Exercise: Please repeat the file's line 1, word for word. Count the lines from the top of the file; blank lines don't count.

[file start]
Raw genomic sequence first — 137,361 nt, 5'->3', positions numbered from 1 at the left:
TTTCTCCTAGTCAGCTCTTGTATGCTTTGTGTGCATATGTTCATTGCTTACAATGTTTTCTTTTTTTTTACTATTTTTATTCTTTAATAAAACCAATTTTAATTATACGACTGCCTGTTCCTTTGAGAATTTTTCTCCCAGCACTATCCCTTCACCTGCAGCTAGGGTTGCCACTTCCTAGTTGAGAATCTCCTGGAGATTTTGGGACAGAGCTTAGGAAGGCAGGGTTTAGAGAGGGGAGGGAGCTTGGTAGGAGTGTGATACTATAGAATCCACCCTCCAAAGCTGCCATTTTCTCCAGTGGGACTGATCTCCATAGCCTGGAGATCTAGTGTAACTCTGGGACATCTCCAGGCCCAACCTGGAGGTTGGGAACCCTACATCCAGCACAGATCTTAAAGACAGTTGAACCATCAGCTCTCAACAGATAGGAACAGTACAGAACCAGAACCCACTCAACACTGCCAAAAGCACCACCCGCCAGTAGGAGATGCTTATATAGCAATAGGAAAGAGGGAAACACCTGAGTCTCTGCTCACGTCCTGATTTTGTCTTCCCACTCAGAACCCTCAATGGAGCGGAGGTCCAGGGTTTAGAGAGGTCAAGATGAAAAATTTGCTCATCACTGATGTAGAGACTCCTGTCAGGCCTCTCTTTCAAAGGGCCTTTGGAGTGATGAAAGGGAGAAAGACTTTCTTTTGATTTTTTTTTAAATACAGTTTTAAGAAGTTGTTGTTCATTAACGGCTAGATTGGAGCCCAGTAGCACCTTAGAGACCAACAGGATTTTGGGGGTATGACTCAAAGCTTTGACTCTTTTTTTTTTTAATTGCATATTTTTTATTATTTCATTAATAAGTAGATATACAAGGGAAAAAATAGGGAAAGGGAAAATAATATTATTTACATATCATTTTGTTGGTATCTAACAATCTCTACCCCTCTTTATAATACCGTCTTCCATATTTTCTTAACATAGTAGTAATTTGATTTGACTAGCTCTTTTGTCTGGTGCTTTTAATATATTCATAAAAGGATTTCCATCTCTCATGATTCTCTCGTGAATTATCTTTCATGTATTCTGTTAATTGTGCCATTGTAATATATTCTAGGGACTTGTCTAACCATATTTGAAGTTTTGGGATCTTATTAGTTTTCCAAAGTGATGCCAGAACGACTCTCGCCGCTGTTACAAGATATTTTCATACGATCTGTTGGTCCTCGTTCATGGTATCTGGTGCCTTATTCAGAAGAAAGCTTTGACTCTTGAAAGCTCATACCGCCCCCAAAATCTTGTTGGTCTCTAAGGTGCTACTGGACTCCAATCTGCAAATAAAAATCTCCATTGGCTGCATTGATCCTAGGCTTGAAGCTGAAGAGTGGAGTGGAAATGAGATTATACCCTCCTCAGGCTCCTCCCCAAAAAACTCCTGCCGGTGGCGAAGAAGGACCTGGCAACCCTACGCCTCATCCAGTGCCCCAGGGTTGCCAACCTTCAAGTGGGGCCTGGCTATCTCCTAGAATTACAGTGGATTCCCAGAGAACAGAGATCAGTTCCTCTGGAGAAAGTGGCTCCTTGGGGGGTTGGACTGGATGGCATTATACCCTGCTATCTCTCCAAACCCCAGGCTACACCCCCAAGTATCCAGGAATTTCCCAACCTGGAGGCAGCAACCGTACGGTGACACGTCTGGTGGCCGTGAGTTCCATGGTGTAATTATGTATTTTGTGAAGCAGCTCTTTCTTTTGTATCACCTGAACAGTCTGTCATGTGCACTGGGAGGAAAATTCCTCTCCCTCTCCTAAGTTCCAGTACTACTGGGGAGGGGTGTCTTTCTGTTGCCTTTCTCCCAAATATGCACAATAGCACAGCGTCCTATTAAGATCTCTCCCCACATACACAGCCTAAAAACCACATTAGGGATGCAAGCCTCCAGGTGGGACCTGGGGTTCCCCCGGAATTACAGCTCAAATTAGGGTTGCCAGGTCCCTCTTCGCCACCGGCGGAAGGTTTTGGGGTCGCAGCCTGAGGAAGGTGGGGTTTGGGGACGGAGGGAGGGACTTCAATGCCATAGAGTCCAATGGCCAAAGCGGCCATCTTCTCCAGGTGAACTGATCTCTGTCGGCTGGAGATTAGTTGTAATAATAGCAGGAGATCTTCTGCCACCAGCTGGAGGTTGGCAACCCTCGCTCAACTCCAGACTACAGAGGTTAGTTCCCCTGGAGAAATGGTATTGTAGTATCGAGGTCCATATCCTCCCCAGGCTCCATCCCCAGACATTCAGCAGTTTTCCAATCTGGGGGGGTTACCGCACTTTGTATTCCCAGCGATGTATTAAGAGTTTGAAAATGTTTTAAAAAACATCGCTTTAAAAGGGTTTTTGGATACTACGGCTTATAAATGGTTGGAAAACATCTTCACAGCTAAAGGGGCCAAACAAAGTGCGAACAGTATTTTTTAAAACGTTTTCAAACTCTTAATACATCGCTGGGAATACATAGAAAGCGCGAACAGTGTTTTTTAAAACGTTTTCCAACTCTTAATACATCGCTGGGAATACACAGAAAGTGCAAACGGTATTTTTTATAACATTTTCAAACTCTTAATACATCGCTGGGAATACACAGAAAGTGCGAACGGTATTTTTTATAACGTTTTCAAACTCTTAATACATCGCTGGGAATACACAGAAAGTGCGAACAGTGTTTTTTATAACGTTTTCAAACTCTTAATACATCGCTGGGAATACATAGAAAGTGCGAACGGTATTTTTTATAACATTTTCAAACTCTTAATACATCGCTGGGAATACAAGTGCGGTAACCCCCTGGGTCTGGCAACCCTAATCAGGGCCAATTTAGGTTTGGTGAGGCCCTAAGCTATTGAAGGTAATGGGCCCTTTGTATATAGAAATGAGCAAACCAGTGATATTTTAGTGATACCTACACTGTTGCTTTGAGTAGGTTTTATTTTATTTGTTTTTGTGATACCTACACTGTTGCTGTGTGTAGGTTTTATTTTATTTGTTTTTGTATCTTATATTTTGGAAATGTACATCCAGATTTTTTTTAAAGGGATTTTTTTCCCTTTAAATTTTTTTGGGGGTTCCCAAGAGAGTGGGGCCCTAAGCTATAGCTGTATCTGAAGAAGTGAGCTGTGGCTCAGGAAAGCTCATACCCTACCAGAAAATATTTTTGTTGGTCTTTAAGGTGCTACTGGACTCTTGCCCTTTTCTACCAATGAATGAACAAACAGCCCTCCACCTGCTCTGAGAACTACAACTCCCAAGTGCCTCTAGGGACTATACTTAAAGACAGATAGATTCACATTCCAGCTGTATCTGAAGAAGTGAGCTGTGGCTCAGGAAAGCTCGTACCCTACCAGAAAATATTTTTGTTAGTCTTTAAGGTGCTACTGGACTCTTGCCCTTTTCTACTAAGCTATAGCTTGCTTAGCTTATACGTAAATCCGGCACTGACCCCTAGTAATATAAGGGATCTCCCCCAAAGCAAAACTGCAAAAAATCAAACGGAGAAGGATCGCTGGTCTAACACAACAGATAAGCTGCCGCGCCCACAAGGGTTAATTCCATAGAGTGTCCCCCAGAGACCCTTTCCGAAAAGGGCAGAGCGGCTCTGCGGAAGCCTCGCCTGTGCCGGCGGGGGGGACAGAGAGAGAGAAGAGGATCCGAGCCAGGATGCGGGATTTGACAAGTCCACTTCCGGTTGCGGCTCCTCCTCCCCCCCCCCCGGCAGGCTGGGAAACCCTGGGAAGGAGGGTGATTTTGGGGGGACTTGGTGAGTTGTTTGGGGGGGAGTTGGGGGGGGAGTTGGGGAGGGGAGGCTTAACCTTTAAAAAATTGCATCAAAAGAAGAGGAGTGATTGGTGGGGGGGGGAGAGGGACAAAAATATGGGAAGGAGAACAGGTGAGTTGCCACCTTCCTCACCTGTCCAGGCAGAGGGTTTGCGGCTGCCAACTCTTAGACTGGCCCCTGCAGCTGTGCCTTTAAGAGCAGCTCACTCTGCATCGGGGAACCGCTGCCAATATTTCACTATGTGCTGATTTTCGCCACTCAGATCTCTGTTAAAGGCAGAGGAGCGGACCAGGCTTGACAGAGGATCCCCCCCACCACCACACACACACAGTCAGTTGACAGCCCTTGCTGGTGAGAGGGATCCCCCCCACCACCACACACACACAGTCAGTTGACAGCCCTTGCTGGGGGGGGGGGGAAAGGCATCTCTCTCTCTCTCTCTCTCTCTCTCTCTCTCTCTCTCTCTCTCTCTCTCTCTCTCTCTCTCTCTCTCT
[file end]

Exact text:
Raw genomic sequence first — 137,361 nt, 5'->3', positions numbered from 1 at the left: